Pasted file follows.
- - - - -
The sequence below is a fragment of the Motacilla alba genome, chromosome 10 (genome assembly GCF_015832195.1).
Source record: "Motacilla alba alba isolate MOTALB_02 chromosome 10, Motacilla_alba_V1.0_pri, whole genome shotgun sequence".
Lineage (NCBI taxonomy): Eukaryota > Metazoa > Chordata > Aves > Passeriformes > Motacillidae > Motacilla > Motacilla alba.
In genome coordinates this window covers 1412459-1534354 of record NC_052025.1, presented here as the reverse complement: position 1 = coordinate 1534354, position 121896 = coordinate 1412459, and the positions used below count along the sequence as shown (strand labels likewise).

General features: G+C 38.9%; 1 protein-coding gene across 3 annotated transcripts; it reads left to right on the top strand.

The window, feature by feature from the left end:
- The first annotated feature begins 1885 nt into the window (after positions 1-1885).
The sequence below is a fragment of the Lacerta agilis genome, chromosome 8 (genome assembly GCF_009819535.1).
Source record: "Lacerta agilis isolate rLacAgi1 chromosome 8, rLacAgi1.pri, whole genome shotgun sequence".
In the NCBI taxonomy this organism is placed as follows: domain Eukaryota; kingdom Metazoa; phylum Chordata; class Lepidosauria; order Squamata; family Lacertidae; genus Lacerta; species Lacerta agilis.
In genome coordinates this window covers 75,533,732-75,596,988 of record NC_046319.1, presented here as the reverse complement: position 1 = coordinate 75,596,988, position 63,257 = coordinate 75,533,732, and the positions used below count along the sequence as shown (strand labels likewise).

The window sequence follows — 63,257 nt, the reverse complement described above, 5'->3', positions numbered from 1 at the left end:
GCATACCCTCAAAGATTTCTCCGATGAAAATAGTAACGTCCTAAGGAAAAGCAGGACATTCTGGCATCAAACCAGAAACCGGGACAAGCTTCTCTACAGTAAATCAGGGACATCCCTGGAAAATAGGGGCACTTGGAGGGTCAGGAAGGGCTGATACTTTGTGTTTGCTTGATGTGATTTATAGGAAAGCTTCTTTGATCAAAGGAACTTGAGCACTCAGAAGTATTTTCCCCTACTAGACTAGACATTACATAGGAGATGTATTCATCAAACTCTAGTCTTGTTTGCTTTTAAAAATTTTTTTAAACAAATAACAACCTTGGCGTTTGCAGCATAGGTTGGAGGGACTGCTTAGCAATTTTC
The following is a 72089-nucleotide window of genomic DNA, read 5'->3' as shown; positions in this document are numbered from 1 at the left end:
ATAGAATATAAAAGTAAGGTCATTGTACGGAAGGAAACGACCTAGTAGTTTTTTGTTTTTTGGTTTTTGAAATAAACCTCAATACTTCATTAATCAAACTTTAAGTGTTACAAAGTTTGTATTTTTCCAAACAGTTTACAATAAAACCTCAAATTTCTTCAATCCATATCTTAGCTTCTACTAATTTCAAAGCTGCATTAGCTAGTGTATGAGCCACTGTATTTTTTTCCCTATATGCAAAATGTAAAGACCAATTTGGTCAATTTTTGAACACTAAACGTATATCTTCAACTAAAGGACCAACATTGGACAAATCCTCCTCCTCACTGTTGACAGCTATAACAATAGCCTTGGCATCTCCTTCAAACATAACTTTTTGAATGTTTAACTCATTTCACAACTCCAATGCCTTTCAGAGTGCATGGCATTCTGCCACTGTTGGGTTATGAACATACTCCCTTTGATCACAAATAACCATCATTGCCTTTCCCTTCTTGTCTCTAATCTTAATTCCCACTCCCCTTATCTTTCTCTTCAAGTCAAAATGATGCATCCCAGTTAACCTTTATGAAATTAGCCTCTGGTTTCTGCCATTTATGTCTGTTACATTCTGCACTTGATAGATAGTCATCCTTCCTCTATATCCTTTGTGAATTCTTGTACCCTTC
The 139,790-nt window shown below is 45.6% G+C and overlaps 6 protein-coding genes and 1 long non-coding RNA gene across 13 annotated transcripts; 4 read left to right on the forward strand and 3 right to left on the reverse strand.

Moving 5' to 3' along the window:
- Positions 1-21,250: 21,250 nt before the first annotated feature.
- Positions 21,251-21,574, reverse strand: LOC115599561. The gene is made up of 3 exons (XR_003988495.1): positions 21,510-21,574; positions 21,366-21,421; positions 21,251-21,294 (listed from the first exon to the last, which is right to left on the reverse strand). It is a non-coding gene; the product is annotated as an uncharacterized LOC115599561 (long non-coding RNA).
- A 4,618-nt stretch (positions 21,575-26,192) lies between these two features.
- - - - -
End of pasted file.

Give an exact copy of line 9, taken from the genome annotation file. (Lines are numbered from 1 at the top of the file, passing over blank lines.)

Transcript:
Source record: "Lacerta agilis isolate rLacAgi1 chromosome 8, rLacAgi1.pri, whole genome shotgun sequence".